U.S. airlines pile into Cancun on bet violence won't end party

  • Michael Sasso, Mary Schlangenstein
  • Bloomberg
5:00 a.m. Wednesday, Jan. 3, 2018 Travel
Beachgoers wade on the beach in Cancun, Mexico, on April 4, 2015. (Photo: Cassi Alexandra/Bloomberg)

U.S. airlines are wagering that American tourists will keep flocking to Cancun despite rising violence in Mexico and a warning from the State Department. 

Southwest Airlines, Spirit Airlines and Delta Air Lines are adding flights to the resort. United Continental Holdings is using one of its biggest jets once a week to ply the Chicago-Cancun route.  

The extra flights suggest stable growth in U.S. tourism even after the State Department said turf wars between crime gangs were fueling a surge in violence in two Mexican states, including the one where Cancun is located. Mexico's top beach destination potentially could also pick up visitors from other Caribbean destinations that suffered severe hurricane damage.  

"It's quickly become our largest international market," Steven Swan, Southwest's director of international planning, said of Cancun. It's common for traffic to rebound after briefly dipping on travel warnings, he said. "People tend to have a relatively short-term memory."  

From the airlines' perspective, Cancun flights are good business because of their lower costs, high passenger counts and heavy sales of booze, said Mark Drusch, a consultant and former airline executive. American Airlines Group Inc. has more flights into Cancun than any other international destination, American spokeswoman Kristen Foster said.  

International passenger traffic to Mexico's largest resort has climbed since the U.S. State Department's Aug. 22 travel warning. It rose 6.3 percent in November from a year earlier and has increased more than 8 percent this year, according to the regional airport's operator.  

Without a doubt, some of the news coming out of Mexican beach towns this year has been grim. Innocent bystanders in Quintana Roo, where Cancun is located, and some other Mexican destinations have been caught up in shooting battles between criminal gangs, the U.S. advisory noted. Five people died in January at a nightclub in Playa del Carmen near Cancun.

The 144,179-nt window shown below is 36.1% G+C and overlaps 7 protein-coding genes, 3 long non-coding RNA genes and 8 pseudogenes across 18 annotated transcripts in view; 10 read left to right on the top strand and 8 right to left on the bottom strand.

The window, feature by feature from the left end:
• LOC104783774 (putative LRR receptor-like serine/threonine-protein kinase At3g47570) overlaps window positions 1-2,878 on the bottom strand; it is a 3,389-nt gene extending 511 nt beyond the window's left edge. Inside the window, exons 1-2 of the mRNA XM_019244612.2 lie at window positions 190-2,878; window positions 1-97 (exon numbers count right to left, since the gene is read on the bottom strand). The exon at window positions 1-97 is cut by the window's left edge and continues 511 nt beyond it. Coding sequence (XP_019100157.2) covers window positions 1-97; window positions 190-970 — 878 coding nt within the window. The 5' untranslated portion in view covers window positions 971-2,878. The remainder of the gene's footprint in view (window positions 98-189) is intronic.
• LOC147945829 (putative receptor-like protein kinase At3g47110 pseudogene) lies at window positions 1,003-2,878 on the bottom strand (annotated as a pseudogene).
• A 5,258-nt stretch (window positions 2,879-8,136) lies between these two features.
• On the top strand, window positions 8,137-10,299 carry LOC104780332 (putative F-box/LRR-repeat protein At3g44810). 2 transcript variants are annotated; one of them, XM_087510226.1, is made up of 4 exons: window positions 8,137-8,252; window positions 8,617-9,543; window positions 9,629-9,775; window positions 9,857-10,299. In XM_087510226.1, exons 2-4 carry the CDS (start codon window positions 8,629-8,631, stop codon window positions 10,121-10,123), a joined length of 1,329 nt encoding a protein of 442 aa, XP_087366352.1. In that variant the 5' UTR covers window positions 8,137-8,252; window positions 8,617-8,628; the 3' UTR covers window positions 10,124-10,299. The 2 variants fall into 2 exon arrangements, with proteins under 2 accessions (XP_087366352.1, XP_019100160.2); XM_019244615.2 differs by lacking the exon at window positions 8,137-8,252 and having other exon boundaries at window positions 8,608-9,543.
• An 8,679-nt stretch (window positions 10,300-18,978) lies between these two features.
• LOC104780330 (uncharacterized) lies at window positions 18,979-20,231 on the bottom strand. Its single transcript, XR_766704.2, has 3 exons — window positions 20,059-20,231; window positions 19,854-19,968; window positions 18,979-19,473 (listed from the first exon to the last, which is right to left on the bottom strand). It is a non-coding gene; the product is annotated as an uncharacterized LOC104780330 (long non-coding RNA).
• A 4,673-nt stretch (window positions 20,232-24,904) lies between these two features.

But such warnings are "not top of mind" for people just looking to relax, Drusch said. Quintana Roo receives about 10 million tourists a year and accounts for a third of Mexico's international visitors.  

With all the news about mass shootings and racial tension in the U.S. this year, Mexico's neighbor to the north seems just as dangerous, Vancouver resident Clark MacPherson said. The golf pro was trying to decide between Cancun, Nashville, Tennessee, or the Carolinas for his recent honeymoon. Because of all the "terrifying incidents" in the U.S. recently, Mexico "seemed like the safer option," he said.  

Carriers expanding flights to the region in recent months include Southwest, which in November announced two new seasonal routes to the Mexican resort town from Pittsburgh and Raleigh-Durham, North Carolina, and deep discounter Spirit, which is adding year-round service from Baltimore/Washington and Chicago. Delta this month added a third daily flight from New York's John F. Kennedy International Airport to Cancun, and added another flight from Boston.